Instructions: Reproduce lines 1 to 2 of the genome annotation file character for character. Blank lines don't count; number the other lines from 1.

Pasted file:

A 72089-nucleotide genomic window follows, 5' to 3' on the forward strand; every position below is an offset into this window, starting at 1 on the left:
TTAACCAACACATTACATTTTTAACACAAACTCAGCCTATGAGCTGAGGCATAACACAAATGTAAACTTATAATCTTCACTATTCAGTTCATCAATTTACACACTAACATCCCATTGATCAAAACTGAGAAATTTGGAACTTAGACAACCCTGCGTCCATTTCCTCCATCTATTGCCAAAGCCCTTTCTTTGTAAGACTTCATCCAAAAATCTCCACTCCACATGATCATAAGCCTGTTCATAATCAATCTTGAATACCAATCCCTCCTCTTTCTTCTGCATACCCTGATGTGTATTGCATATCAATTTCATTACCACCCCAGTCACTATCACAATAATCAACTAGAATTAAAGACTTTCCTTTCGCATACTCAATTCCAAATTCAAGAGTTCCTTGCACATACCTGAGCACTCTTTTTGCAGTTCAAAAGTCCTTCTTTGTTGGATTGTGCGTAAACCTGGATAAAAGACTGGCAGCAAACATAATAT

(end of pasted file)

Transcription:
A 72089-nucleotide genomic window follows, 5' to 3' on the forward strand; every position below is an offset into this window, starting at 1 on the left:
TTAACCAACACATTACATTTTTAACACAAACTCAGCCTATGAGCTGAGGCATAACACAAATGTAAACTTATAATCTTCACTATTCAGTTCATCAATTTACACACTAACATCCCATTGATCAAAACTGAGAAATTTGGAACTTAGACAACCCTGCGTCCATTTCCTCCATCTATTGCCAAAGCCCTTTCTTTGTAAGACTTCATCCAAAAATCTCCACTCCACATGATCATAAGCCTGTTCATAATCAATCTTGAATACCAATCCCTCCTCTTTCTTCTGCATACCCTGATGTGTATTGCATATCAATTTCATTACCACCCCAGTCACTATCACAATAATCAACTAGAATTAAAGACTTTCCTTTCGCATACTCAATTCCAAATTCAAGAGTTCCTTGCACATACCTGAGCACTCTTTTTGCAGTTCAAAAGTCCTTCTTTGTTGGATTGTGCGTAAACCTGGATAAAAGACTGGCAGCAAACATAATAT